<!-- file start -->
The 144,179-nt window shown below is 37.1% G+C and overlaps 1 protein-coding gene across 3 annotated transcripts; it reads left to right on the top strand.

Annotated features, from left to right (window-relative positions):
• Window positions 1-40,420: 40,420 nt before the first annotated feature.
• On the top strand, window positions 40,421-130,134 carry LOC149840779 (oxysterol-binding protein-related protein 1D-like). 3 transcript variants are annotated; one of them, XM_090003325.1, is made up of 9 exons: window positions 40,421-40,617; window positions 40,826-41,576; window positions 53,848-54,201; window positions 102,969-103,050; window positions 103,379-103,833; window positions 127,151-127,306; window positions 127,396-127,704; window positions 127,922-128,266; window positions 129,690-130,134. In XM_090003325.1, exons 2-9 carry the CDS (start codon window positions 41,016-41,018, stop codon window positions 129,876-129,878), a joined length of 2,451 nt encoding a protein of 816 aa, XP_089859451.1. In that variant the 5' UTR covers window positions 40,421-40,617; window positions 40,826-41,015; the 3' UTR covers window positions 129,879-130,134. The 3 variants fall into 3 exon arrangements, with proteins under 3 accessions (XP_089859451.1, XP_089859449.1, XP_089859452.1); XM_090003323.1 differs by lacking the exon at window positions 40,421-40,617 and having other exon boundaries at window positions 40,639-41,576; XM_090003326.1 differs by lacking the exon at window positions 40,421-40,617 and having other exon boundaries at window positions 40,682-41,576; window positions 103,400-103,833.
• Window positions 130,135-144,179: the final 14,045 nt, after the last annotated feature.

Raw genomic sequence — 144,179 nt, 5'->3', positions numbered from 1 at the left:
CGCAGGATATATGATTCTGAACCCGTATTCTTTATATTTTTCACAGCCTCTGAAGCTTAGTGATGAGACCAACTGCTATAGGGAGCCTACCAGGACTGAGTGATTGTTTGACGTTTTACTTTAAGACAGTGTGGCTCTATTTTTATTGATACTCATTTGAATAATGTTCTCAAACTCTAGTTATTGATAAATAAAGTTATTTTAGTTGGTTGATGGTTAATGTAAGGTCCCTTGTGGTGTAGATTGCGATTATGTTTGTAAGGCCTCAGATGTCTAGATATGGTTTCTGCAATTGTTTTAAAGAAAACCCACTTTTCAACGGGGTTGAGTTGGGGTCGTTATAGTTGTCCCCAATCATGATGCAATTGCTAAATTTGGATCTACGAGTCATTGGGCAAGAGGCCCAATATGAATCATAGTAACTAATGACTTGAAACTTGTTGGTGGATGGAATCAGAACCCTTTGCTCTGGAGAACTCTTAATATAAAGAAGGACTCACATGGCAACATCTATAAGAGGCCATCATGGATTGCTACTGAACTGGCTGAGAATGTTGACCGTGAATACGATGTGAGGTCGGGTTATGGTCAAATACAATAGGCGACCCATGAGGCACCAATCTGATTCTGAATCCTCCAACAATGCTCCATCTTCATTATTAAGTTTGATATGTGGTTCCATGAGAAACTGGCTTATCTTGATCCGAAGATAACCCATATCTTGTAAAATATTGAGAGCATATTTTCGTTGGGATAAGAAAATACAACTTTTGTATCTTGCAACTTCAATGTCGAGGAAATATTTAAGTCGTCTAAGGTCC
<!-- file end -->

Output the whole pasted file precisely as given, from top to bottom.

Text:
The 144,179-nt window shown below is 37.1% G+C and overlaps 1 protein-coding gene across 3 annotated transcripts; it reads left to right on the top strand.

Annotated features, from left to right (window-relative positions):
• Window positions 1-40,420: 40,420 nt before the first annotated feature.
• On the top strand, window positions 40,421-130,134 carry LOC149840779 (oxysterol-binding protein-related protein 1D-like). 3 transcript variants are annotated; one of them, XM_090003325.1, is made up of 9 exons: window positions 40,421-40,617; window positions 40,826-41,576; window positions 53,848-54,201; window positions 102,969-103,050; window positions 103,379-103,833; window positions 127,151-127,306; window positions 127,396-127,704; window positions 127,922-128,266; window positions 129,690-130,134. In XM_090003325.1, exons 2-9 carry the CDS (start codon window positions 41,016-41,018, stop codon window positions 129,876-129,878), a joined length of 2,451 nt encoding a protein of 816 aa, XP_089859451.1. In that variant the 5' UTR covers window positions 40,421-40,617; window positions 40,826-41,015; the 3' UTR covers window positions 129,879-130,134. The 3 variants fall into 3 exon arrangements, with proteins under 3 accessions (XP_089859451.1, XP_089859449.1, XP_089859452.1); XM_090003323.1 differs by lacking the exon at window positions 40,421-40,617 and having other exon boundaries at window positions 40,639-41,576; XM_090003326.1 differs by lacking the exon at window positions 40,421-40,617 and having other exon boundaries at window positions 40,682-41,576; window positions 103,400-103,833.
• Window positions 130,135-144,179: the final 14,045 nt, after the last annotated feature.

Raw genomic sequence — 144,179 nt, 5'->3', positions numbered from 1 at the left:
CGCAGGATATATGATTCTGAACCCGTATTCTTTATATTTTTCACAGCCTCTGAAGCTTAGTGATGAGACCAACTGCTATAGGGAGCCTACCAGGACTGAGTGATTGTTTGACGTTTTACTTTAAGACAGTGTGGCTCTATTTTTATTGATACTCATTTGAATAATGTTCTCAAACTCTAGTTATTGATAAATAAAGTTATTTTAGTTGGTTGATGGTTAATGTAAGGTCCCTTGTGGTGTAGATTGCGATTATGTTTGTAAGGCCTCAGATGTCTAGATATGGTTTCTGCAATTGTTTTAAAGAAAACCCACTTTTCAACGGGGTTGAGTTGGGGTCGTTATAGTTGTCCCCAATCATGATGCAATTGCTAAATTTGGATCTACGAGTCATTGGGCAAGAGGCCCAATATGAATCATAGTAACTAATGACTTGAAACTTGTTGGTGGATGGAATCAGAACCCTTTGCTCTGGAGAACTCTTAATATAAAGAAGGACTCACATGGCAACATCTATAAGAGGCCATCATGGATTGCTACTGAACTGGCTGAGAATGTTGACCGTGAATACGATGTGAGGTCGGGTTATGGTCAAATACAATAGGCGACCCATGAGGCACCAATCTGATTCTGAATCCTCCAACAATGCTCCATCTTCATTATTAAGTTTGATATGTGGTTCCATGAGAAACTGGCTTATCTTGATCCGAAGATAACCCATATCTTGTAAAATATTGAGAGCATATTTTCGTTGGGATAAGAAAATACAACTTTTGTATCTTGCAACTTCAATGTCGAGGAAATATTTAAGTCGTCTAAGGTCC